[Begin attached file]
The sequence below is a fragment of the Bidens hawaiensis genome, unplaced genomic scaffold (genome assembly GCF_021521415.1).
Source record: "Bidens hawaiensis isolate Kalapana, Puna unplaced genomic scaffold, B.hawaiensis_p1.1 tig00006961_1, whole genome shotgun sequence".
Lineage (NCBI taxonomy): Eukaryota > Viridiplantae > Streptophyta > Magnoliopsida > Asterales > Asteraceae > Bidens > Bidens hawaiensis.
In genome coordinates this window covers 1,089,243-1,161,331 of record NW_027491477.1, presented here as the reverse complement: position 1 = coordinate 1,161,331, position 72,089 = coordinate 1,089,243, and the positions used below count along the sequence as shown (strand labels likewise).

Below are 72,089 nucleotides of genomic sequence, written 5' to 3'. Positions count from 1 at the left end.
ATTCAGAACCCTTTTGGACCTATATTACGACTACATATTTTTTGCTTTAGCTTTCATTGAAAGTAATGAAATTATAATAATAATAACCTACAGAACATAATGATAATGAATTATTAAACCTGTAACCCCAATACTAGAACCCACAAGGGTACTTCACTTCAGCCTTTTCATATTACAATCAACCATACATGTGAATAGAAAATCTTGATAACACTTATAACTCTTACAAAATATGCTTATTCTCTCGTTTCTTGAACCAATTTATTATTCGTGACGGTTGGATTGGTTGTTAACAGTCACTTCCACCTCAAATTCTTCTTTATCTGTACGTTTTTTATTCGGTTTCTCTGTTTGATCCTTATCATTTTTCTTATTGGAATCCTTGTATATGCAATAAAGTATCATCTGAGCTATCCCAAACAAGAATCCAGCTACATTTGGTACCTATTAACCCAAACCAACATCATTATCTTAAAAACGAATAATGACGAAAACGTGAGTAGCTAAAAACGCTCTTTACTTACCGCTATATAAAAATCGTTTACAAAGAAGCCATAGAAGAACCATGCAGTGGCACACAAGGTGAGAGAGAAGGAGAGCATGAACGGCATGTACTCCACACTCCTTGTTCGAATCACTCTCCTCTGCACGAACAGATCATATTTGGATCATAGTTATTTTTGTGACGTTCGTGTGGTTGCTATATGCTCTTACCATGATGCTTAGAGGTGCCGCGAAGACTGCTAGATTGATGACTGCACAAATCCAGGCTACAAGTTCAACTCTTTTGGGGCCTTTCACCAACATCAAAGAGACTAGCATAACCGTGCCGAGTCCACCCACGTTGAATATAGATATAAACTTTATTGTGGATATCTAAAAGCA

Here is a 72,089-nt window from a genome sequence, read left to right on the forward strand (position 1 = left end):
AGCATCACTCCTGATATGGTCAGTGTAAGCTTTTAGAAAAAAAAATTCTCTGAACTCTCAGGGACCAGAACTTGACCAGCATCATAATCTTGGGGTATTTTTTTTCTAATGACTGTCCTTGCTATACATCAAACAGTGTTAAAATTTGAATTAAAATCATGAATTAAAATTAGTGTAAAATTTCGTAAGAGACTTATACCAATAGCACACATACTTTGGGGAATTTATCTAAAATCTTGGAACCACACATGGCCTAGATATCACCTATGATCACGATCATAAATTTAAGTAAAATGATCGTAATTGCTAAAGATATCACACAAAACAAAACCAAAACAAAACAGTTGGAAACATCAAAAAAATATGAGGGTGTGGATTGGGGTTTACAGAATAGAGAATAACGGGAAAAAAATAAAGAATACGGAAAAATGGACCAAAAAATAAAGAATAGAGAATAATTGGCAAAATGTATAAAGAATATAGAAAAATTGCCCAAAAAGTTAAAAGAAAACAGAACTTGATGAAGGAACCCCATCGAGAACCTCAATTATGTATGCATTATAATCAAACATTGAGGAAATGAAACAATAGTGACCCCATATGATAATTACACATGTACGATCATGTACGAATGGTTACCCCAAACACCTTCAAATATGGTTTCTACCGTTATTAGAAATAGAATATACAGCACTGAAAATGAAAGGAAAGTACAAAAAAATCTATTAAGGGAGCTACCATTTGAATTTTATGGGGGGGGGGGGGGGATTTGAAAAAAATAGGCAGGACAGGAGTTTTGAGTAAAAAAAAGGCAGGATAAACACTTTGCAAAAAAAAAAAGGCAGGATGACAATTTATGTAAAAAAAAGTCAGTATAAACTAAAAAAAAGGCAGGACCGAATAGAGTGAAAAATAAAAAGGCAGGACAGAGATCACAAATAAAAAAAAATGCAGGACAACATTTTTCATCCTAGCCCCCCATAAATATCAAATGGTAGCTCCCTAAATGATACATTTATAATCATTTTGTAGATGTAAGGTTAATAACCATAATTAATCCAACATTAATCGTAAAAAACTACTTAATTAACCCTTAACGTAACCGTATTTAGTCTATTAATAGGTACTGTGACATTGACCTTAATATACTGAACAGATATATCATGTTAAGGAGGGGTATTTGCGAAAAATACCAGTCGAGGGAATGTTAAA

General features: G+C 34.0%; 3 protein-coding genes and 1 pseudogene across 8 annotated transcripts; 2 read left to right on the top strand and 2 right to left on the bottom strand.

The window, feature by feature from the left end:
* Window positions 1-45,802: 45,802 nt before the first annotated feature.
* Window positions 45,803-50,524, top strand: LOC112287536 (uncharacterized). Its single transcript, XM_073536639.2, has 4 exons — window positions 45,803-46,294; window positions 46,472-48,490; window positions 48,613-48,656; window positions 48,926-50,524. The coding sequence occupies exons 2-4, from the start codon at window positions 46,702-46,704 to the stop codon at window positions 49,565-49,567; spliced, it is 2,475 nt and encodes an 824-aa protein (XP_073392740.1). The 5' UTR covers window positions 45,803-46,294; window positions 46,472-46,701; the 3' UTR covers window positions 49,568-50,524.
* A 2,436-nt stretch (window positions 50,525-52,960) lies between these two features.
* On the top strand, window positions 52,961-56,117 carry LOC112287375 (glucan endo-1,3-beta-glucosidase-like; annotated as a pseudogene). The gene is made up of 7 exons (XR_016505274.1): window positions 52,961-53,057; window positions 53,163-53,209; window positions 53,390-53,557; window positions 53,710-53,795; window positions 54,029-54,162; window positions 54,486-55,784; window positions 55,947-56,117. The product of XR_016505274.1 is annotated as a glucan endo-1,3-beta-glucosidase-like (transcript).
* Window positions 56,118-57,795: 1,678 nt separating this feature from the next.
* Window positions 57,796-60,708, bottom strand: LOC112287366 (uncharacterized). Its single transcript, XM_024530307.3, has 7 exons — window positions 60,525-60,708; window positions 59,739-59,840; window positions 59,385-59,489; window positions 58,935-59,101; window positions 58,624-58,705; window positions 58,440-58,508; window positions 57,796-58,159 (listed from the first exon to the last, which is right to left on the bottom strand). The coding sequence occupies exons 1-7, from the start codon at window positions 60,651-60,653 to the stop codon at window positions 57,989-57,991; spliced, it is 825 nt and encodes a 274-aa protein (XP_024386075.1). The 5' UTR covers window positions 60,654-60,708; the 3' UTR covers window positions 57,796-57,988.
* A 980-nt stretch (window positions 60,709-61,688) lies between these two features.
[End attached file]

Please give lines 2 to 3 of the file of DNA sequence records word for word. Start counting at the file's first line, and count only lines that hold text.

Source record: "Bidens hawaiensis isolate Kalapana, Puna unplaced genomic scaffold, B.hawaiensis_p1.1 tig00006961_1, whole genome shotgun sequence".
Lineage (NCBI taxonomy): Eukaryota > Viridiplantae > Streptophyta > Magnoliopsida > Asterales > Asteraceae > Bidens > Bidens hawaiensis.